"Yeah, by the tar pits."
"Yeah, the tar pits. And the mammoth statues. 'Miracle Mile.'"
"Yeah, Miracle Mile."
"Though I ain't never seen no miracles happen there!"
"Hey, don't give up the faith! One day one a them woolly mammoths is gonna come alive-"
"And that sabre tooth tiger!"
"Yeah, so I speak Korean but I'm not fluent."
"Koombaya heenghow," he says in an Asian voice.
"Oh, I see you speak it fluent too!"
"Man, everyone wants to go to work today," I say, noticing the bus filling up.
"Yeah, its Friday, can't nobody call in sick. You gotta go to work."
"Thats right. You gotta have some nerve to do that. These are the good people, they didn't play hooky at all, even though its nice out!"
"Alright man, I wanna see a driver's license nex' week," he says as he leaves. We're at 45th now.
"I'm a do my best!"
At this point a Caucasian man in nondescript west-coast office wear comes up from the back to join me in the chat seat. He says nothing.
"How's your morning goin'?"
"Off to a good start."
"Talk about a beautiful day."
"Yeah, usually I bike in, but I had a flat tire."
I ask how far of a ride his commute normally is.
"I come in from around 145th."
"You bike in from 145th?? Where are you going?"
"I work in South Lake Union."
"Wow. Wow. That's a ride. Especially going home. Those hills!"
We talk about hills, and then I ask, "what kind of work do you do, if you don't mind my asking?"
"Excellent. Staying productive. In what field?"
"A worthy cause. Do you like it?"
"Yeah," he answers half-heartedly. "Sometimes you run into issues with funding. We're government funded-"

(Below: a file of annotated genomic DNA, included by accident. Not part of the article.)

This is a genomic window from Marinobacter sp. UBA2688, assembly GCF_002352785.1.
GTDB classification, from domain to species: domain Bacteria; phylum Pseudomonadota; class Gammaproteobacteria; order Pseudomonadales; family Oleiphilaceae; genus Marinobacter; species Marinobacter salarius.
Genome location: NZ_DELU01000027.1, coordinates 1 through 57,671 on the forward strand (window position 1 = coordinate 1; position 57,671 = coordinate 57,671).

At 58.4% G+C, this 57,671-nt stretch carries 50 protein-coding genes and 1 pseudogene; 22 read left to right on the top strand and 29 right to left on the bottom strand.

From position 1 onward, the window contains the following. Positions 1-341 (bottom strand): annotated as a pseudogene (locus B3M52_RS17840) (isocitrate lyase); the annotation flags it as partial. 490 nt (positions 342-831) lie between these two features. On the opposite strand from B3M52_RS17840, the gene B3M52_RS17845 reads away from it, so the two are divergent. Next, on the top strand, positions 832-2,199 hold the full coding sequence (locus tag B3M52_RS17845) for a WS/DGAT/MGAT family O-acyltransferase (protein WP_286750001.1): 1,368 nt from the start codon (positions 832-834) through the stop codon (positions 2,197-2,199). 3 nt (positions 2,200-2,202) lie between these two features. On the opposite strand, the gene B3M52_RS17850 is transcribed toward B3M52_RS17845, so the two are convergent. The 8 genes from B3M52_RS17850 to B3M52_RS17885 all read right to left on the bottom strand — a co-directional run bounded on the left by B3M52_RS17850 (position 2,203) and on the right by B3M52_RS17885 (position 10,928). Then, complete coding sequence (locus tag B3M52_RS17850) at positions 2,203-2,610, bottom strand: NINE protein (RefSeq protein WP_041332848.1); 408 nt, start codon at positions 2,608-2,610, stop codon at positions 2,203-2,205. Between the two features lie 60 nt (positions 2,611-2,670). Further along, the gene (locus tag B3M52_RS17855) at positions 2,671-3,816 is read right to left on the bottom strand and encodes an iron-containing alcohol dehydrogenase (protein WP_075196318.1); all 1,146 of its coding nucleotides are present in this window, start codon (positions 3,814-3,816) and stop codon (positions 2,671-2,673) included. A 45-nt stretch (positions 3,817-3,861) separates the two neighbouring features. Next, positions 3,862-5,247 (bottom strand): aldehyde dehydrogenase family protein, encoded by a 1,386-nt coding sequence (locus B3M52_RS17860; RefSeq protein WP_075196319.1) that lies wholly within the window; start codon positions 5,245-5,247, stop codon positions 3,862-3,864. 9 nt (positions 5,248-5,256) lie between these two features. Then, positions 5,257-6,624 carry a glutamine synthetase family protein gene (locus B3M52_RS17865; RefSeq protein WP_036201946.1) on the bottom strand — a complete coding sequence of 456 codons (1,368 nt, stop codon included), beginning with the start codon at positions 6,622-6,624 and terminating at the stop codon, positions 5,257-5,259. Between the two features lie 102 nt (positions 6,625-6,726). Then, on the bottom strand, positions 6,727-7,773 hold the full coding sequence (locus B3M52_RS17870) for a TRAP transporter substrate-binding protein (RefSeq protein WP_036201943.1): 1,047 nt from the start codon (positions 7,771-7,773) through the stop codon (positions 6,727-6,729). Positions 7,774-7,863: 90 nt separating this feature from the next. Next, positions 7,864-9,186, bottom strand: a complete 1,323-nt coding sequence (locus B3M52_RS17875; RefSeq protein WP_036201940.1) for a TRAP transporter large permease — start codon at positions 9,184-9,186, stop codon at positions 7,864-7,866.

"Do you ever run into issues where the source of funding is determinate on the types of results you're being asked to produce?"
"That's exactly it, it's coming from a source that wants something specific, and we have to tailor to their needs,"
"They might have an agenda,"
"And the nature and trajectory of the research gets influenced by that?"
This is a major issue in multiple fields of scientific research, and we discuss it further. What's invigorating about this is the complete and instantaneous switch in gears from animatedly engaging with Will.i.am on subjects like undead woolly mammoths and riffing on being underage, to animatedly engaging with this learned gentleman about pressing dilemmas in academia. I'm equally fascinated by the undercurrents of both, and it's a thrill to move so quickly from one to the other.
I have much respect for educated people who meet others on an equal plane, and feel no need to foist their learnedness on them; implicit in this approach is the acknowledgement that no matter how smart one is, one can always discover more, from anyone, as long as one is receptive. As Da Vinci said, "Every man is my teacher, in that I may learn from him." I aspire for this mental framework. It's why I get so much out of not just Researching Tuberculosis Man, but also Slur and Will.i.am, and even Ah Write About Mah Feelins Guy. It doesn't matter if he's naive or younger. He's had life experiences I have not had. I can get something out of the interaction.
I wish Researching Tuberculosis Man a pleasant day at work, and then Real Change Willy comes over for a high-five at Denny Way. It feels good to straddle both worlds. I can feel the commuters thinking, who the heck is this guy driving this bus?
A homeless woman with a walker and warm pink hat (more on her here and here) gets off from her trip to THS. I ask her if she finished her Harlan Coben book- that's what she had last time. "Yeah, finally. Took me forever," she sighs. "I didn't like it at all." She has a new novel under her arm now, one of those sci-fi apocalyptic types. I didn't used to know homeless people read Harlan Coben. Now I do.